This was a volunteer growing I believe from whatever was in our compost from last year. There were pumkin seeds in the compost but I don't recall composting gourds. We live in MD ic it makes any difference for ID

Not sure how to add a photo here

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    Have a picture? Commented Oct 4, 2016 at 2:53
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    Welcome Lena! To add a picture, press the gray edit word under the question, or this edit. That will open the question. Along the top you'll see an icon that looks like a picture of a mountain. Press that and it will give you the option to add a picture from your computer or from a website. If that doesn't work easily for you, please let us know and we'll offer more help. This is an interesting question and we look forward to being able to answer it, and to getting to know you better! Commented Oct 4, 2016 at 22:35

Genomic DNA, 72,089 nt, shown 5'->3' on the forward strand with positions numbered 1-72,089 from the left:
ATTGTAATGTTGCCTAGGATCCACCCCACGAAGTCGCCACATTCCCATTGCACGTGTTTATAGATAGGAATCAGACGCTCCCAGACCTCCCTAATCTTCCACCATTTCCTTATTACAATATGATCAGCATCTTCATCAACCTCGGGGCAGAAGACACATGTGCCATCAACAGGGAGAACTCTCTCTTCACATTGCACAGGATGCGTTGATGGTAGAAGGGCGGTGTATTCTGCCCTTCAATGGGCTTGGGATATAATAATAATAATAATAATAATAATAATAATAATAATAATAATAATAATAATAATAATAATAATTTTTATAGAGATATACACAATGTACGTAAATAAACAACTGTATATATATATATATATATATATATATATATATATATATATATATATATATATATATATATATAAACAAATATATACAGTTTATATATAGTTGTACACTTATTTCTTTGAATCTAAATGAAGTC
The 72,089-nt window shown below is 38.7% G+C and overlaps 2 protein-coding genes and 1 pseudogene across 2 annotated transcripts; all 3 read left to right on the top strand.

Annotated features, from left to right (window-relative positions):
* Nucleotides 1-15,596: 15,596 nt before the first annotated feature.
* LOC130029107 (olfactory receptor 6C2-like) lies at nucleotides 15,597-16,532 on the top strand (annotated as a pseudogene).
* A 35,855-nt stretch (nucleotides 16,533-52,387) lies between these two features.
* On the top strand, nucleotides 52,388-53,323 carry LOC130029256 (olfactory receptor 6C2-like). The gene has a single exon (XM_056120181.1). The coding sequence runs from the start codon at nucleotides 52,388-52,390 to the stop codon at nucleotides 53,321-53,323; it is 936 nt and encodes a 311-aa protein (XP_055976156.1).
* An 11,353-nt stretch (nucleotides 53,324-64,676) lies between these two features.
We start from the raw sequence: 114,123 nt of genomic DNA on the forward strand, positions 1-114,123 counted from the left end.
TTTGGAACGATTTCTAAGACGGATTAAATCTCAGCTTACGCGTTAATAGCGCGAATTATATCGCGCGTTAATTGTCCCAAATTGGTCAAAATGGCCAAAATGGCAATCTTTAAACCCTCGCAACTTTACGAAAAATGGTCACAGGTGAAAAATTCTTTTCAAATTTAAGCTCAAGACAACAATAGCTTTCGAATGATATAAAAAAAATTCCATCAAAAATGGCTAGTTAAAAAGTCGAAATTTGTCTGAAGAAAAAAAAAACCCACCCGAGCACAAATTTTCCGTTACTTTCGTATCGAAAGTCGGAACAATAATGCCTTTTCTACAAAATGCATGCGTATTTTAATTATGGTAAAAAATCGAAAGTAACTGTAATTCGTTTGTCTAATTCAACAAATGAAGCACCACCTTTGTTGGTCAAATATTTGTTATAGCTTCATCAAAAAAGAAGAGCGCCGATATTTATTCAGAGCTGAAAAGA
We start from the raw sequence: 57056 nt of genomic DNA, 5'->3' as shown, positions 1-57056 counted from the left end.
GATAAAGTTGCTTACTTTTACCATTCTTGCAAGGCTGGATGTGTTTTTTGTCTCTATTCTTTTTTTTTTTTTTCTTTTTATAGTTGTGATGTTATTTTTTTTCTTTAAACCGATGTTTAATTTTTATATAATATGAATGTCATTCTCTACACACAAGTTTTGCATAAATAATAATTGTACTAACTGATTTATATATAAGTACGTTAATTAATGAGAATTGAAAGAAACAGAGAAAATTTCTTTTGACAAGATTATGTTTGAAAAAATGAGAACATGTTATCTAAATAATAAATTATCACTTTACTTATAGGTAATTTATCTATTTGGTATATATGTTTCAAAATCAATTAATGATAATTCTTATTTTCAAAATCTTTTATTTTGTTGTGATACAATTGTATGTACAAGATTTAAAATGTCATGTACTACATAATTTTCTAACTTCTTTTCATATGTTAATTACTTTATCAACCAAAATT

• Were there any other related seeds in that compost or are you just trying to tell if it's a pumpkin or a gourd? Commented Oct 4, 2016 at 22:41

1 Answer 1


It's kind of difficult to gauge without a pic, but if you know for a fact they were pumpkin seeds, it's one of two things:

1. Your Original seed was an F1 hybrid and the progeny will almost never come true from seed.


2. If your seed was from homogeneous seed stock, what you have is the result of cross pollination, where the pollen from another gourd (via wind, bees, Butterflies, hummingbirds, etc.) pollinated your pumpkin's flower resulting in an F1 hybrid (Your new gourd).

The above only applies if the subject of this question is a mature, yet unidentifiable fruit of the gourd family.

I hope this helps.

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    What a wonderful explanation, iuppiter!! Please continue to help us on this site!
    – stormy
    Commented Oct 4, 2016 at 21:33
  • Don't forget the possibility of mutations (although I would think something else happened). Commented Oct 6, 2016 at 2:03
  • @stormy Thank you. I'll be more than happy to help when I can.
    – iuppiter
    Commented Oct 12, 2016 at 19:40

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